Baxter - Houston-Packer Collection BX5200 .B352 1835 v1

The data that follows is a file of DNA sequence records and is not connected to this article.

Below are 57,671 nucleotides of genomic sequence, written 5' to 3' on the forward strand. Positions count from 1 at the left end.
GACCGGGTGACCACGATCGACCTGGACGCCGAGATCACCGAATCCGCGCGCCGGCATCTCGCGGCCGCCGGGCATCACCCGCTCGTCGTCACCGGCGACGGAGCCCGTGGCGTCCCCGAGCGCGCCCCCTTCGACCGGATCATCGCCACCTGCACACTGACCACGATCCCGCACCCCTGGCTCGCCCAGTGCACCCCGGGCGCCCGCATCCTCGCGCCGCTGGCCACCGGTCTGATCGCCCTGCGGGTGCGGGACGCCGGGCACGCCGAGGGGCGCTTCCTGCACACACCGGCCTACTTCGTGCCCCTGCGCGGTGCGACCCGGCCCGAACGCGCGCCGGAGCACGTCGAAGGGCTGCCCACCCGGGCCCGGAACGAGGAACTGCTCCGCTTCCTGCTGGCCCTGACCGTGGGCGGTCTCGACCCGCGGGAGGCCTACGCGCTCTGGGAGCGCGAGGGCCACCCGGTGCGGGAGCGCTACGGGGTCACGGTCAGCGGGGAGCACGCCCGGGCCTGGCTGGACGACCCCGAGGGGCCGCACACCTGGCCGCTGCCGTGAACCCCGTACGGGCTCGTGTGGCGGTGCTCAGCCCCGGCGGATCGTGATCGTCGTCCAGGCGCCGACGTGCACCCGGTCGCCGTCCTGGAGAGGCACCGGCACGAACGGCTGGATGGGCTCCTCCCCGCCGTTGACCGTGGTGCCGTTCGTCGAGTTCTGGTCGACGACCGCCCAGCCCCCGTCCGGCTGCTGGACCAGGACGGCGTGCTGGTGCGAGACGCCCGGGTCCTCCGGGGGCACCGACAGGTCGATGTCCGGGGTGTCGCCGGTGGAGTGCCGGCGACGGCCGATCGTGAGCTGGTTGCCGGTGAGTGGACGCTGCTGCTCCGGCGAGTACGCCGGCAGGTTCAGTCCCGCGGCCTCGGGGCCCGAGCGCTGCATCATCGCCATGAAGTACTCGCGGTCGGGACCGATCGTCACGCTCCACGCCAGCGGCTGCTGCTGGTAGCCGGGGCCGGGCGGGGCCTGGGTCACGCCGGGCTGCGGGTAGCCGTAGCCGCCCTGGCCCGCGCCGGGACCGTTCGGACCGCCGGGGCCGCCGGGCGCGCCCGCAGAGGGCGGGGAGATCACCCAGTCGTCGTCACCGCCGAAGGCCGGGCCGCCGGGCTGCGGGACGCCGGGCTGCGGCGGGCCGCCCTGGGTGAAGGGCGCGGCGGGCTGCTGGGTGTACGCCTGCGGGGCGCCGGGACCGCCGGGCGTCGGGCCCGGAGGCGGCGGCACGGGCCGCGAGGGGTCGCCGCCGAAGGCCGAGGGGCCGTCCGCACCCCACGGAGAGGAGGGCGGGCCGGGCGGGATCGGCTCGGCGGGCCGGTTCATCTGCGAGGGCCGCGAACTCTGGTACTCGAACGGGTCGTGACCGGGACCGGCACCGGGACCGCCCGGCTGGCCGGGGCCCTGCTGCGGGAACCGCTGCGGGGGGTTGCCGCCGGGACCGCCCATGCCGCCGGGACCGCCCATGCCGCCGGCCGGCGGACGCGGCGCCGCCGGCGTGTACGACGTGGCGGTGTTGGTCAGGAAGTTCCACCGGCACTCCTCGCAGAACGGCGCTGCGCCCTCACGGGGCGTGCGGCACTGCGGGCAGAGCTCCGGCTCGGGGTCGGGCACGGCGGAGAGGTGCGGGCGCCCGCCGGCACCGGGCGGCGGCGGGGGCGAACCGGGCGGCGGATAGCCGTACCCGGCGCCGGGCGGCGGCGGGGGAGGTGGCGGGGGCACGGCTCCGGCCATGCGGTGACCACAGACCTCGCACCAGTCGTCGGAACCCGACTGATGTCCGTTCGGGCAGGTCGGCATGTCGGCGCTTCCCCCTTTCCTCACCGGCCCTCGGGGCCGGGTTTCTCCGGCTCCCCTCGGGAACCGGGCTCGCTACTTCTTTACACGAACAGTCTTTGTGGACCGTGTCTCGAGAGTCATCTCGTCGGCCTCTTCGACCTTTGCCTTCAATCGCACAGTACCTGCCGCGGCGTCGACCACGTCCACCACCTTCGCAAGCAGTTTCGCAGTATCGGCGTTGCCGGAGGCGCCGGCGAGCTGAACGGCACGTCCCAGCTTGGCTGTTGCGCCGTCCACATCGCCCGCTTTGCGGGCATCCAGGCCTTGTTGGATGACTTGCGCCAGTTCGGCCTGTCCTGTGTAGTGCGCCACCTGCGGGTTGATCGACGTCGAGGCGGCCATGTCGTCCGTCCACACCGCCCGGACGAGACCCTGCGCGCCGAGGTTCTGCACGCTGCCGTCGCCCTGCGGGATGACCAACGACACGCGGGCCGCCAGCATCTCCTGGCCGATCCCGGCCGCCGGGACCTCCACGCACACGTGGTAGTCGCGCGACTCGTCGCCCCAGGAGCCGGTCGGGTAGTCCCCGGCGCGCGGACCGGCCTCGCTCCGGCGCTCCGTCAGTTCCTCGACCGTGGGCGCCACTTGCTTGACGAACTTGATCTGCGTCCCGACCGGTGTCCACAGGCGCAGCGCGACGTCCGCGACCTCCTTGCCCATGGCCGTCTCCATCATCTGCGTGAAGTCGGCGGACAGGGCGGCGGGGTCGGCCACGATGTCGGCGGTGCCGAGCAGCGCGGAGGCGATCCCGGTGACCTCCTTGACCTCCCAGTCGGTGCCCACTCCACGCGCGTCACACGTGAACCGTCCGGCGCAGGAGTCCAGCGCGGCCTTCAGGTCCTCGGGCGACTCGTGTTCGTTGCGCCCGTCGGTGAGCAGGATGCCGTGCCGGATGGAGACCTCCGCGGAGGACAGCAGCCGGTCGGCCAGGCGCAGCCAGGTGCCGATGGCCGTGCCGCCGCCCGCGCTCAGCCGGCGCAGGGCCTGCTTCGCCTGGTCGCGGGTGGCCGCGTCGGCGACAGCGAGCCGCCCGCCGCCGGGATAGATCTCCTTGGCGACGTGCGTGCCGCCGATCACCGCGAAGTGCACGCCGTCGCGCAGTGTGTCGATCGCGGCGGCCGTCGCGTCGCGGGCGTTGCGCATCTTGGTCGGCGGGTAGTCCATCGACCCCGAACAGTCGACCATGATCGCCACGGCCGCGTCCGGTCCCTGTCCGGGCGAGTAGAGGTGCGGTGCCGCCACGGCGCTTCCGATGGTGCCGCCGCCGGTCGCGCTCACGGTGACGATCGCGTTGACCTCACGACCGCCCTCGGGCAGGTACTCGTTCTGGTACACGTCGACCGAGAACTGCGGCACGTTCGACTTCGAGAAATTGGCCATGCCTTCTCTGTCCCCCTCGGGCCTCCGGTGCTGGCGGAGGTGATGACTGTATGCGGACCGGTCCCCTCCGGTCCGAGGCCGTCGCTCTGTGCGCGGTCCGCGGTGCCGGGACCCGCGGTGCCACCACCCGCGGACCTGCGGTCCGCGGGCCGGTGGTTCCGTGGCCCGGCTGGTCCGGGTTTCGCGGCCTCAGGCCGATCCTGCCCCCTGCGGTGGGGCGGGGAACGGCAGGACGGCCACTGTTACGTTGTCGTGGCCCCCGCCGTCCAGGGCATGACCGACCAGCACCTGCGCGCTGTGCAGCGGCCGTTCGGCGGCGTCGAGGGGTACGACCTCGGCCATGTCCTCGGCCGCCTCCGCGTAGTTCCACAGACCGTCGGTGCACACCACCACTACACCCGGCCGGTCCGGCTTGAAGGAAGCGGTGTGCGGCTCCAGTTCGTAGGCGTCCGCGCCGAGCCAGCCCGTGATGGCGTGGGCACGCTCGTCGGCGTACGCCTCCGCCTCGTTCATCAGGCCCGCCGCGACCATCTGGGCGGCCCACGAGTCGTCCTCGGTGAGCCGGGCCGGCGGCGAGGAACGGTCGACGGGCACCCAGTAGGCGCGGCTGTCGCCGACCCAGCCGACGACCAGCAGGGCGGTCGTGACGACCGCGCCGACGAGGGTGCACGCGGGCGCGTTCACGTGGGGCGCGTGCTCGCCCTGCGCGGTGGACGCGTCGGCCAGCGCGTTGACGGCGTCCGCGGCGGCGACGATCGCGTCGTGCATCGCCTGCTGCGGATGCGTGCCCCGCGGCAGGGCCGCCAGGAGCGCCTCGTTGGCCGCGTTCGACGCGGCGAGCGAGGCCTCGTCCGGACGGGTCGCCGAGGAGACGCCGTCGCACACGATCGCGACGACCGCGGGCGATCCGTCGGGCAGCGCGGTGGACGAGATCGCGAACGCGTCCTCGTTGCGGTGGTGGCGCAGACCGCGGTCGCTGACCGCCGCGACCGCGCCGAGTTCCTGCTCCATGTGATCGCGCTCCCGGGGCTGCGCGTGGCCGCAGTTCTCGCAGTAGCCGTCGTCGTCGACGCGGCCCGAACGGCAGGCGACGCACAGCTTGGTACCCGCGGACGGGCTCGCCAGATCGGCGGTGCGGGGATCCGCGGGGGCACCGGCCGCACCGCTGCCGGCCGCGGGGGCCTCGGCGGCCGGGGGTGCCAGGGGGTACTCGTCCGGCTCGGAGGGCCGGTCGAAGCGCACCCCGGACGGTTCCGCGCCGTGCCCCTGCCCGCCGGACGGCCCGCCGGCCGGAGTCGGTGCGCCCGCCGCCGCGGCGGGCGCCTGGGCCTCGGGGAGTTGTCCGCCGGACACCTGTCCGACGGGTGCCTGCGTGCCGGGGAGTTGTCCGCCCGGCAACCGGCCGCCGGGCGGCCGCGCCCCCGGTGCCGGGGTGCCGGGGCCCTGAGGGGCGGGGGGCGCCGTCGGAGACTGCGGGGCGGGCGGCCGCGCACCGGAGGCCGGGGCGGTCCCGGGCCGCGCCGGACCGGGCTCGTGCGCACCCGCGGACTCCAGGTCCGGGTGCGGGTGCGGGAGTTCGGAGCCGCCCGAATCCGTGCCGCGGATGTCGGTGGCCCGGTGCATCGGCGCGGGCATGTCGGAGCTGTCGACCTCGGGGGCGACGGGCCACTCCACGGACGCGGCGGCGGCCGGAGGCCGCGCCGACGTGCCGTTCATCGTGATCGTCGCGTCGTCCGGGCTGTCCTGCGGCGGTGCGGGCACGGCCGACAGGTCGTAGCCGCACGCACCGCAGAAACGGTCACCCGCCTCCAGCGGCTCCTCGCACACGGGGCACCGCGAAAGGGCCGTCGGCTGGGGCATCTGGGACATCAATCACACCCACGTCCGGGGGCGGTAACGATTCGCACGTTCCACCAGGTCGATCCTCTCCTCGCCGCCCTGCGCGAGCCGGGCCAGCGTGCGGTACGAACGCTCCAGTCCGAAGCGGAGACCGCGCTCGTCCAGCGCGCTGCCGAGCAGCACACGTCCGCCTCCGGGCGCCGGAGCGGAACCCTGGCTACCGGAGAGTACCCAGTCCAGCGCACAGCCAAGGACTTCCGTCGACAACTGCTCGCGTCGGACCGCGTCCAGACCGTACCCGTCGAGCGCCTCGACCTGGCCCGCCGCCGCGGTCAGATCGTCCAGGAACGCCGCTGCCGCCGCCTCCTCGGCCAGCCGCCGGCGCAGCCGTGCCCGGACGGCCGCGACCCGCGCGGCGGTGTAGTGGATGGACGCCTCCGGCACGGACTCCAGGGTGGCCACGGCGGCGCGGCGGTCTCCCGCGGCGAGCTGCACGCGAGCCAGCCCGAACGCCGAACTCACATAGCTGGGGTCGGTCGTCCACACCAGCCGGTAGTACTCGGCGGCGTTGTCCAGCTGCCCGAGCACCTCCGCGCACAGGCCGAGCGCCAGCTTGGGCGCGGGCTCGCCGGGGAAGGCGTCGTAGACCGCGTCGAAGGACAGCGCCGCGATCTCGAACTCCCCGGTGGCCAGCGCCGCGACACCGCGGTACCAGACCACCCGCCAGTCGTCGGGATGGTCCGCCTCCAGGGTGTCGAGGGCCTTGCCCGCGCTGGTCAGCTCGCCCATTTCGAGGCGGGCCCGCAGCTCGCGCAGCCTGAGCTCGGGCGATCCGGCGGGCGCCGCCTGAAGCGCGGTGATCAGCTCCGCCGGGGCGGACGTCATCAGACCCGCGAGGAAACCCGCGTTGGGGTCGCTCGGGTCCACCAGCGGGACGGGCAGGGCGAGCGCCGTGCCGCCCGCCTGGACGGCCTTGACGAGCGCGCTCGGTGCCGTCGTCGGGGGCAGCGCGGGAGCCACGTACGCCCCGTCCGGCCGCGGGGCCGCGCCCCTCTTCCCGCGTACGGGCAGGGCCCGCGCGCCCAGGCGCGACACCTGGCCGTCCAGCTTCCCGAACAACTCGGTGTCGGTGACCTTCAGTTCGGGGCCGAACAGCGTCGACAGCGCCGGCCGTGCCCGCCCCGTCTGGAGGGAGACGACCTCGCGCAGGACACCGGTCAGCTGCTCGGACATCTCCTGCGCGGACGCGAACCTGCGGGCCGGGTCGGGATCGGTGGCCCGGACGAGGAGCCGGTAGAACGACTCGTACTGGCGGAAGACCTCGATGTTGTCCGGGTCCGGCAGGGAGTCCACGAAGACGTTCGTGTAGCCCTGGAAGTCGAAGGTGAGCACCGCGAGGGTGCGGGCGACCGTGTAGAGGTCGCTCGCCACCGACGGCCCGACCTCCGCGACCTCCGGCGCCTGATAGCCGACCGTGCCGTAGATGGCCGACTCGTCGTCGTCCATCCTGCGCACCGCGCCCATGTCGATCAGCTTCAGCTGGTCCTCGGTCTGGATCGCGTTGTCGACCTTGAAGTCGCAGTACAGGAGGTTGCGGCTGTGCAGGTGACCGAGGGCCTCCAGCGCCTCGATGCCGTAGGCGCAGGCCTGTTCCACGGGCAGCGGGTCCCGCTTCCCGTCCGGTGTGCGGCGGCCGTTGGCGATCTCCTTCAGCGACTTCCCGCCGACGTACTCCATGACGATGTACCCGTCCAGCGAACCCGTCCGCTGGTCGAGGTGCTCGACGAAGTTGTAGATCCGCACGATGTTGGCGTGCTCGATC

LIFE OF RICHARD BAXTER. 97 town upon it, and went among them. When people saw diversity of sects and churches in any place, it greatly hindered their con- version ; and they were at a loss, and knew not what party to be of, or what way to go, and therefore would be of no religion at all, and perhaps derided them all, whom they saw thus disagreed. But . they had no such offence or objection there ; they could not ask, ' Which church or party. shall I be of ?' for we were all but as one. , Nay, so modest were the ablestof the people, that they never were inclined to a preaching way, nor to make ostentation of their parts; but took warning by the pride of others; and thought they had teaching enough by their pastors, and that it was better for them to bestow their labor in digesting that, than in preaching themselves. "9. Our private meetings were a marvelous help to the propa- gating of godliness; for thereby truths that slipped. away; were recalled, and the seriousness of the people's minds renewed, and good desires cherished; and hereby knowledge was much increas- ed; and here the younger sort learned to pray by frequently hear- ing others. And here I had opportunity to know their case; for if any were touched and awakened in public, I should presently see him drop into our private meetings. Hereby, also, idle meet- ings and loss of time were prevented ; and so fir were we from being by this in danger of schism, or divisions, that it was the principal means to prevent them; for here I was usually present with them, answering their doubts, and silencing objections, and moderating them all. And some private meetings, I found, they were exceedingly much inclined to; and if I had not allowed them such as were lawful and profitable, they would have been ready to run to such as were unlawful and hurtful. And by encouraging them here in the fit exercise of their parts, in repetition, prayer and asking questions, I kept them frarfl inclining to the disorderly exercise of them, as the sectaries do. We had no meetings in opposition to the public meetings, but all in subordination to them, and under my oversight and guidance, which proved a way profit- able to all. "10. Another thing which advantaged us, was some public disputations which we had with gainsayers, which very much con- firmed the people. The Quakers would fain have got entertain- ment, and set up a meeting in the town, and frequently railed at me in the congregation; but when I had once given them leave to meet in the church for a dispute, and, before the people, had opened their deceits and shame, none would entertain them more, nor did they get one,proselyte among us." "11. Another advantage was the great honesty and diligence of my assistants. VOL. I. 13